Bonded VPNs for Higher Throughput and Failover with Zeroshell Linux - page 2
Configuring Remote VPN access
Next, setup both locations (the ZeroShell machines) with their two separate Internet connections. Then on each ZeroShell machine, you need to configure load balancing and fail-over for the two connections. Click the Net Balancer link (see Figure 3), and Add each Internet connection's interface. After you enable Net Balancer, it will begin to balance outgoing WAN/Internet traffic.
In addition to increased bandwidth for local users accessing the Internet, it will provide a fail-over. For instance, if one Internet connection goes down, the other connection can still provide Internet access.
Creating the LAN-to-LAN VPN tunnels
First you must configure one of the ZeroShell machines as the LAN-to-LAN VPN server, then you can connect another ZeroShell machine by configuring it as a VPN client.
Click VPN from ZeroShell's Web-based menu, select the LAN-to-LAN tab, and click the New button. See Figure 4 for an example of the window that should pop-up.
Now move to the ZeroShell machine that you want to set up as the VPN client. Create a new LAN-to-LAN VPN entry like you did for the server machine. Use the IP of the other machine for the Remote Host and set the Role to Client. Plus make sure it's set to Pre-Shared key Authentication and copy the previously generated key into the PSK field. Once you hit Save, it should automatically connect.
If you have two Internet connections at both locations and want redundancy in the links, configure a second LAN-to-LAN VPN tunnel at each location. Make sure each location has two tunnels to the other location using the two different Internet connections. To assign the tunnels to a particular Internet connection, assign a Gateway when configuring the tunnel. The port numbers auto increment, however, make sure the tunnels at each machine match. If you already have one of the tunnels created you can select the existing tunnel and click Configure to edit the Gateway value, and then create the second tunnel.
Creating redundancy in the LAN-to-LAN VPN tunnels
Now to get the load balancing and fail-over functionality for the LAN-to-LAN links, you can bond the two VPN tunnels. This is similar to the Net Balancer feature for Internet connections. Click Setup from ZeroShell's main menu, select the Network tab, and click the New BOND button on the top. Then add the two VPN interfaces to the Bond Components list (see Figure 5) and click Save.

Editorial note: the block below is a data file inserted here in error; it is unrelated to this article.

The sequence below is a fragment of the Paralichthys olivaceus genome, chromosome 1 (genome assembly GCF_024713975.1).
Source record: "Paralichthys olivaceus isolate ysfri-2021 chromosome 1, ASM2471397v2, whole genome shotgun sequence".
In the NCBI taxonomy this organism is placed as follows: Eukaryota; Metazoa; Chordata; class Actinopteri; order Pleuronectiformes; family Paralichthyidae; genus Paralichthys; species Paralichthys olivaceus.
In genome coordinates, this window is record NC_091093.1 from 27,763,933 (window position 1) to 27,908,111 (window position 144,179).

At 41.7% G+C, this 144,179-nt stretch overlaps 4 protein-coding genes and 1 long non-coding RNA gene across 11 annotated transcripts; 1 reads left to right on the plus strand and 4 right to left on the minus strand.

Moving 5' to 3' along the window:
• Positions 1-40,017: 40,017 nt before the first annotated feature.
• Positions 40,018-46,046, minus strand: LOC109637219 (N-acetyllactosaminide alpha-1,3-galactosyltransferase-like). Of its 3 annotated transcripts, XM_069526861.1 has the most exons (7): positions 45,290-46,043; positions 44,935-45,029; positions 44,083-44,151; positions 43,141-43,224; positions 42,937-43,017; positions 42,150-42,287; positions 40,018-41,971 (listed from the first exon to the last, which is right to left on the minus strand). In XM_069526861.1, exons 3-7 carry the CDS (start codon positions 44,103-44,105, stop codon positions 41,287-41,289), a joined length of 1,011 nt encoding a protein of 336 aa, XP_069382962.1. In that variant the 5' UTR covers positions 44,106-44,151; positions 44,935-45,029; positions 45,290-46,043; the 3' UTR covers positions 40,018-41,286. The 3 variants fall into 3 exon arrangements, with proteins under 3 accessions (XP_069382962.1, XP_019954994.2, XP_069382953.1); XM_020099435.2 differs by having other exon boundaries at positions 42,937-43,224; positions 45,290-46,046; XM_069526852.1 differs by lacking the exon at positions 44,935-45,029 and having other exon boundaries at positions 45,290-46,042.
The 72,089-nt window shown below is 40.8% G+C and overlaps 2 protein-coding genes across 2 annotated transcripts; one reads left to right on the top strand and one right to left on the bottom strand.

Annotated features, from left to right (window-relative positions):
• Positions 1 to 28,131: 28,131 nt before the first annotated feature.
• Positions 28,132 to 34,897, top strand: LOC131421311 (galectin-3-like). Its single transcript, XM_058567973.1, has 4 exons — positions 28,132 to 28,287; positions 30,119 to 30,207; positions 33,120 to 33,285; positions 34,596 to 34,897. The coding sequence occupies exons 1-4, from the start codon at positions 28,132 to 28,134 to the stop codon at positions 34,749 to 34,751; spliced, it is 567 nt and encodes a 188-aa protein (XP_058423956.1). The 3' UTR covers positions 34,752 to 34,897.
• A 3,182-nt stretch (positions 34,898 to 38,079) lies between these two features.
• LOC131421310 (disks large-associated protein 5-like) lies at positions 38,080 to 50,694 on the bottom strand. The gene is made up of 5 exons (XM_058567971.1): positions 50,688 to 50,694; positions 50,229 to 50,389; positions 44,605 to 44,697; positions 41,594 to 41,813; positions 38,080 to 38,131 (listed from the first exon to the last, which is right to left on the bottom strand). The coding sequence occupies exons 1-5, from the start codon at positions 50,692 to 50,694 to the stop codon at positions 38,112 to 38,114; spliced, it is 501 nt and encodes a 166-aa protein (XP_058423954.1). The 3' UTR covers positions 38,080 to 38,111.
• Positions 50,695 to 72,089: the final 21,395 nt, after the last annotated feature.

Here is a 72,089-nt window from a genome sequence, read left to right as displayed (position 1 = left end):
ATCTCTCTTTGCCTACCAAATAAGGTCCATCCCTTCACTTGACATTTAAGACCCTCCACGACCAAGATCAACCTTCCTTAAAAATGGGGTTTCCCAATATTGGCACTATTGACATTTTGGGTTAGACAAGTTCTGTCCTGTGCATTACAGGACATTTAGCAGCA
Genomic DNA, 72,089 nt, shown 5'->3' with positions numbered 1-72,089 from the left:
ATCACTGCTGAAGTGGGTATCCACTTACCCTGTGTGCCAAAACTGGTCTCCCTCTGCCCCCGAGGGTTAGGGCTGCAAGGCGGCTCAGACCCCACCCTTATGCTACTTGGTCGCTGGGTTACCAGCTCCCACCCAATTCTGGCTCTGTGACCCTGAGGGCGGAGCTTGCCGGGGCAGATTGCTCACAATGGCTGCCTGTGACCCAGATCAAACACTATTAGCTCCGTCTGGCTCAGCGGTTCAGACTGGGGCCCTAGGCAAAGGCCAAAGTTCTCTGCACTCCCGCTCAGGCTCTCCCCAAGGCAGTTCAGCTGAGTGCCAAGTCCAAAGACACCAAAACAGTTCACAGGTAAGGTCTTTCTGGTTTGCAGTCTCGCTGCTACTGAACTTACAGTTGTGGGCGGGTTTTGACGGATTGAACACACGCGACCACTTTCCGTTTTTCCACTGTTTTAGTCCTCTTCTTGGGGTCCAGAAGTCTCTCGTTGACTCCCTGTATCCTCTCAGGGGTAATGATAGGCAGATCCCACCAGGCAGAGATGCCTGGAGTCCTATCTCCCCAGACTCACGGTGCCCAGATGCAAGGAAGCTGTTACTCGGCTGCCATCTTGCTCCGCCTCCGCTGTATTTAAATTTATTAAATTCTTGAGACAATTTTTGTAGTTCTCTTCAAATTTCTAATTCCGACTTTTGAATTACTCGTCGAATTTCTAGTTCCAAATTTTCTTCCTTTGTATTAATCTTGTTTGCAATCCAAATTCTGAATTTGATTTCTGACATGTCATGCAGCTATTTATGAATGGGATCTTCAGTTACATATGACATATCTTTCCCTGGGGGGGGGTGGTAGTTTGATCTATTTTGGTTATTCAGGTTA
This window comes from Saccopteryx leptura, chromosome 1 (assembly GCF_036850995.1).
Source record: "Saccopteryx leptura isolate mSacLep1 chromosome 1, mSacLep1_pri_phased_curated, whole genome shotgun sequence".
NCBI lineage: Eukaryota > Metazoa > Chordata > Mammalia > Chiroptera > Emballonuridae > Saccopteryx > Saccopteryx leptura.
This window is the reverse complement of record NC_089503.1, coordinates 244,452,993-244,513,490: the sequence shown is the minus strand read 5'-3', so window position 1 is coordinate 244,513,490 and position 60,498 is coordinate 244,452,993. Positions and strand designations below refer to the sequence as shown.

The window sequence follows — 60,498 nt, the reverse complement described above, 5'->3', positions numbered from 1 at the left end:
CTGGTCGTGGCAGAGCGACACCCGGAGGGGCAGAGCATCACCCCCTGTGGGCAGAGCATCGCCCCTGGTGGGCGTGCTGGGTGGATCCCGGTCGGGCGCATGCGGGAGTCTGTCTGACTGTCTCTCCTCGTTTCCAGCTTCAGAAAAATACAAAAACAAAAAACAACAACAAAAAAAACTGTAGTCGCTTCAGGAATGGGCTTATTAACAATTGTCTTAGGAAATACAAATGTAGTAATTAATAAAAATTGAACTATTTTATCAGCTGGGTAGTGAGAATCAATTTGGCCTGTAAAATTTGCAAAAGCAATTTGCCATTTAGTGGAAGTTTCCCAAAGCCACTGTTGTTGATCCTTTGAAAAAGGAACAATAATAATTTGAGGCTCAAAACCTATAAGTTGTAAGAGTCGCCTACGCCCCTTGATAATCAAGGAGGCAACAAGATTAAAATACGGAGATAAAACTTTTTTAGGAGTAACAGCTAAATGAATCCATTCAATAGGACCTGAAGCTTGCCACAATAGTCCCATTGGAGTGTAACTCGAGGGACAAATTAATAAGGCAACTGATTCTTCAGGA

Now you should be able to connect to the VPN out in the field and be able to securely connect your offices. For even better security on the site-to-site links, you might want to use SSL by setting up certificates. On each machine, export the host certificate and import it into the other machine (remember, the certificate and key are in the same file) and then choose the imported certificate and input the remote site's Common Name (such as zeroshell.example.com) when reconfiguring the tunnels.
Eric Geier is an author of many computing and networking books, including Home Networking All-in-One Desk Reference For Dummies (Wiley 2008) and 100 Things You Need to Know about Microsoft Windows Vista (Que 2007).
Solid state disks (SSDs) made a splash in consumer technology, and now the technology has its eyes on the enterprise storage market. Download this eBook to see what SSDs can do for your infrastructure and review the pros and cons of this potentially game-changing storage technology.
- 1Linux Top 3: RHEL 6.7, BackBox Linux 4.3 and RoboLinux 8.1
- 2Linux Top 3: SLES 11 SP4, Chromixium OS 1.5 and Canonical Licensing
- 3Linux Top 3: VirtualBox 5, Point Linux 3.0 and OpenSUSE Leap 42.x
- 4Linux Top 3: Linux 4.2 rc1, 4MLinux 13 and antiX15
- 5Linux Top 3: Linux Mint Rafaela, OpenMandriva Lx 2014.2 and VectorLinux 7.1